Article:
Gosling Creek Reserve

“The path reveals itself once you start walking.”
― Abhijit Naskar, Aşkanjali: The Sufi Sermon

The grass is long after all the rain. In parts of the reserve, it reaches past my shoulder. Rivulets of water course down the slopes to form boggy marshland and the creek runs fast and free to pool in a small pond. These are the things I forgot to mention when I invited my friend, Penny, for a walk with her two dogs. I have sensible walking boots; she wears flat slip-ons. Our dogs run wild while we jump across puddles or find grass tufts that take our weight as we cross the great wet expanse. Her shoes squelch and slide, but we make it across the worst of it with our balance intact.

Birds twitter in treetops and we hear a stream burbling not too far from us. As we approach a small bridge, the type you would find depicted in a Monet but without any of the charm, water rushes past us as if in a hurry to make it downstream. One of her dogs leaps in and lets the deluge wash over him. We can’t help but be swept along with his exuberance. After a while, he joins us on the path shaking the water off his loose skin, seemingly in both directions at once with a whip-flick motion that drenches us as he runs past. We laugh at his joie de vivre and watch the dogs bound through the high grass.

As we reach a well-trodden path around a pond, we hear a chorus of frogs in the tall reeds. Looking closer, we see a mother duck with five tiny ducklings drift towards the foliage for protection. The dogs haven’t noticed them. They are much more interested in a larger version waddling on the path ahead of us and make a half-hearted attempt to run after it. The duck launches itself into the pond and elegantly glides away. None of the dogs have an appetite for a serious chase, especially one that involves the effort of swimming. They are already running zigzag, following a new smell that has caught their attention.

On the other side of the pond is a park bench. We head towards it for a rest. The bench is dedicated to the memory of a girl called Mel, the same age as my daughter. She would have been 25 when she died. I think of her family and friends and the unspeakable loss they must continue to endure. My heart breaks for these nameless strangers. I wonder how this young woman died and why the seat was erected here. I can’t help but imagine various scenarios and fill the gaps with conjecture, but I will never know her true story.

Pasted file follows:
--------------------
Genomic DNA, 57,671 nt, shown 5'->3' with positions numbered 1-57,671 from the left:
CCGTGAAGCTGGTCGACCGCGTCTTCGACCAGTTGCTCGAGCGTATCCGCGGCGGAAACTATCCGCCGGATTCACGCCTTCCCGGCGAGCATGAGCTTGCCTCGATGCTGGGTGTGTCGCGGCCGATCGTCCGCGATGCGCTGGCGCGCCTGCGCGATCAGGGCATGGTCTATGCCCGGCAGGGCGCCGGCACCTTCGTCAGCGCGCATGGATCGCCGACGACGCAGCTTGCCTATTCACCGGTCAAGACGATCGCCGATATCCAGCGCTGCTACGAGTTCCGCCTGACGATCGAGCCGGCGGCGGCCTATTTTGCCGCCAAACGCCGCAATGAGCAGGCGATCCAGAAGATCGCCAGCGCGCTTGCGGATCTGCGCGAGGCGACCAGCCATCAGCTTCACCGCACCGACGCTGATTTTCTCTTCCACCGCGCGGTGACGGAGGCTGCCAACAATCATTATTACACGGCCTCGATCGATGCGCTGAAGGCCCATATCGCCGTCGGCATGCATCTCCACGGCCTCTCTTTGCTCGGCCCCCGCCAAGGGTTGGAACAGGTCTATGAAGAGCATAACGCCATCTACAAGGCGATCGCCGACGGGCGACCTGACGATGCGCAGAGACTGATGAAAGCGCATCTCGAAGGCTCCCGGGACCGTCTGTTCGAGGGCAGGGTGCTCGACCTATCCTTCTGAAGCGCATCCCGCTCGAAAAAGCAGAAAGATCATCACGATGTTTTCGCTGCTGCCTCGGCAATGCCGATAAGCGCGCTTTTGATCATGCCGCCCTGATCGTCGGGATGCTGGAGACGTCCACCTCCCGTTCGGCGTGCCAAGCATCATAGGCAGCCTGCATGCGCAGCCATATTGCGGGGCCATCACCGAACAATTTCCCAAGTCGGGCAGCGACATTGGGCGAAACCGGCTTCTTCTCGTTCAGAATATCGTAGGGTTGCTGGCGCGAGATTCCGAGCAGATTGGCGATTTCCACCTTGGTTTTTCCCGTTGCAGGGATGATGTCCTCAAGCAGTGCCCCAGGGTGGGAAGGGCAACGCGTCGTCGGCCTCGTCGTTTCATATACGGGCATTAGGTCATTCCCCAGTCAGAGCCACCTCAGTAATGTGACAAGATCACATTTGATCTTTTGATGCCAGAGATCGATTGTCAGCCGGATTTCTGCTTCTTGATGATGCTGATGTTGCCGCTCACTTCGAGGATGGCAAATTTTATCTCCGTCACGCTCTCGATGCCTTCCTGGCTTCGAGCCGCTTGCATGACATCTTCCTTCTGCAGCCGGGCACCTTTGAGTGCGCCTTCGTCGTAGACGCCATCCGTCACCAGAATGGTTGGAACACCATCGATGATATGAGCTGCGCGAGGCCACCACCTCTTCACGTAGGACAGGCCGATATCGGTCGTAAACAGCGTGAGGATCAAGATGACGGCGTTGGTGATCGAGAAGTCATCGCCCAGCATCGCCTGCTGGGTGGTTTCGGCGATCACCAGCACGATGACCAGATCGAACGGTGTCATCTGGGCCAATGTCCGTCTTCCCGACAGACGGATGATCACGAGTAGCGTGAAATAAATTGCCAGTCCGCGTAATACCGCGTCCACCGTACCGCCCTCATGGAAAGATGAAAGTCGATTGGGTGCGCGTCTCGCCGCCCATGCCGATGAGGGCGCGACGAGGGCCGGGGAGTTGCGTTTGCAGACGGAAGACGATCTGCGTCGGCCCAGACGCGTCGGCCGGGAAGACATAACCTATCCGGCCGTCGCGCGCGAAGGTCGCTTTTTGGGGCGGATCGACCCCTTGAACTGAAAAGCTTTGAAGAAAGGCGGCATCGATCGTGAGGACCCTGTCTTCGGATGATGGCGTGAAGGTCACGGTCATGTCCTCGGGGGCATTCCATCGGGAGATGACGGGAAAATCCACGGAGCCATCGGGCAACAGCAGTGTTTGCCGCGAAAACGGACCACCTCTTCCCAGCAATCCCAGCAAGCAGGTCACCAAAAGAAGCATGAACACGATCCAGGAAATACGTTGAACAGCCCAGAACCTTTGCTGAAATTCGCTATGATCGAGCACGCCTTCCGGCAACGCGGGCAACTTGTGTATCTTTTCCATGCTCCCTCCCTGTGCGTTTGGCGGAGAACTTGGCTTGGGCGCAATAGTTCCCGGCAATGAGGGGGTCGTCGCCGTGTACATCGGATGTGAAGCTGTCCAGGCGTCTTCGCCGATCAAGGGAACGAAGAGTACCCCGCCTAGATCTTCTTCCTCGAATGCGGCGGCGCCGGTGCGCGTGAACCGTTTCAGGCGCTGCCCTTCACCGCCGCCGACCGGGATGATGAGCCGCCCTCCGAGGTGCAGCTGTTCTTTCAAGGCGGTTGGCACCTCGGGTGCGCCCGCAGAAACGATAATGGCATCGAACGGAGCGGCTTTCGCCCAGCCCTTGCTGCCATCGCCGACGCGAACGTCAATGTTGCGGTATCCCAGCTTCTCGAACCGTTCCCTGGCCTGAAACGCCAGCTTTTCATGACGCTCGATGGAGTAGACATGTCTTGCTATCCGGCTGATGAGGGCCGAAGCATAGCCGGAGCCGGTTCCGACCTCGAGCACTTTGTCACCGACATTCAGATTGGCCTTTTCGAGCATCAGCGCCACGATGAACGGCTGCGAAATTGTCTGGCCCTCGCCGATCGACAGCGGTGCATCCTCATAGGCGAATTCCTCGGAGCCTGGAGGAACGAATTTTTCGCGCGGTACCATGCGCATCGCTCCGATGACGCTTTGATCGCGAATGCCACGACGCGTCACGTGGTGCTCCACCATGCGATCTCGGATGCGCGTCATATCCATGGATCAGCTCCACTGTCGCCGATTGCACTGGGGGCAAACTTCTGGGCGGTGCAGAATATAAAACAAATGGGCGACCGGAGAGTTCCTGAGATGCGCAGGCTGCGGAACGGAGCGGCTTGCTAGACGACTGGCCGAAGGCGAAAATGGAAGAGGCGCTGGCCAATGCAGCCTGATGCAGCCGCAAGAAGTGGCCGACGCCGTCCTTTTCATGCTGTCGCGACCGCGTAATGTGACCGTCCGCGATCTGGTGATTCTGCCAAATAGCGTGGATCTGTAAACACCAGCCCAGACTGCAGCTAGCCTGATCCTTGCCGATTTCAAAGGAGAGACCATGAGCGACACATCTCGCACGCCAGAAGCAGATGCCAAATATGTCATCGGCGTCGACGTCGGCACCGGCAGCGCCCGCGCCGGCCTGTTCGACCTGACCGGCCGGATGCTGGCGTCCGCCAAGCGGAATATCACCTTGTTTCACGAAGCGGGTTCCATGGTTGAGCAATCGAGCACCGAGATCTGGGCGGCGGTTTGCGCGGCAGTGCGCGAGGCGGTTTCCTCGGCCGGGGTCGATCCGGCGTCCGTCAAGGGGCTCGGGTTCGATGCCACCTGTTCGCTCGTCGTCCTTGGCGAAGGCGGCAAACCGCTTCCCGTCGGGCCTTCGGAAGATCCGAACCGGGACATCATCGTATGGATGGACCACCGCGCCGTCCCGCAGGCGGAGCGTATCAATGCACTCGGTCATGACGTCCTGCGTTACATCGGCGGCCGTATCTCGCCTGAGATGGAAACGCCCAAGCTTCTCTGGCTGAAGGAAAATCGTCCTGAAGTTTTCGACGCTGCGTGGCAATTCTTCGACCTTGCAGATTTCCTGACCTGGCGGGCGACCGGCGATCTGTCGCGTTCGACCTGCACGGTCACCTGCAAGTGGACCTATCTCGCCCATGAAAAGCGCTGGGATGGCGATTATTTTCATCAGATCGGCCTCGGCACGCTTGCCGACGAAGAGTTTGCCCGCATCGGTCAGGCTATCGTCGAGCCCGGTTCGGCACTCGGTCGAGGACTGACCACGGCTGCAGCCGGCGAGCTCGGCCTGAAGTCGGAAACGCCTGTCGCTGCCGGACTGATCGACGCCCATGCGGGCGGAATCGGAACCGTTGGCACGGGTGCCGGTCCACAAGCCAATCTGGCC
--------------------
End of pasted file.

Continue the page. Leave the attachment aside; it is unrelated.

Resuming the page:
We take a seat, but the dogs start barking and beseech us to keep moving. After a couple of minutes, we give in to their demands and begin our walk back. I decide that the asphalt track does have its merits, especially as we feel the first drops of rain, first on our arms and later, on our shoulders. Tree roots have cracked open the surface of the path and we tread carefully to avoid tripping on fissures and craters. At the same time, I’m glad nature is winning the battle here, and consider it likely that the trees will outlast the asphalt.

The path is suddenly steeper. We see hemlock growing up to two metres and it has invaded large tracts of the grassland. The plant is highly toxic and there is no antidote to hemlock poisoning. We call the dogs and make sure we don’t brush against it. This section of the reserve looks neglected, and we are aware that there may be snakes in the weedy vegetation. Best move on swiftly.

A galah flies across our path while a magpie struts in the next field, head bobbing forward and back until it sees our dogs. Begrudgingly, it flies to the nearest branch and keeps a wary eye on these bumbling, ground-sniffing predators. The birds, as ever, win against these domesticated, well-fed, and pampered dogs.

We reach a plateau where large fallen limbs of tress are neatly placed along the verge of the path. No doubt a storm has raged here not long ago. Some of the branches are horizontal while others lean precariously on the trunk of a tree. In time they will offer shelter to ground dwelling creatures and their sacrifice will not be in vain. Further, there are trees with protruding branches at crazy angles that remind me of some Halloween prank. They look almost human with one or two additional limbs waving in the wind. We marvel at their shapes and pick up our pace. We can feel the steady drops of rain on our faces now and head for the car.

The dogs have one final crazy dash across a field. They sprint in circles just as though they were running on an invisible racetrack. We call and they return, tongues to one side, panting and spent, content to go home. We laugh at their antics and know we must come again soon. At the carpark, we say our goodbyes and stomp to remove the mud from our shoes.

4 thoughts on “Gosling Creek Reserve”

  1. Well my two cockerspaniels would have been straight in there after the ducklings!
    This is enjoyable reading whilst at the airport waiting for my plane to board. Thank you.

    Liked by 1 person

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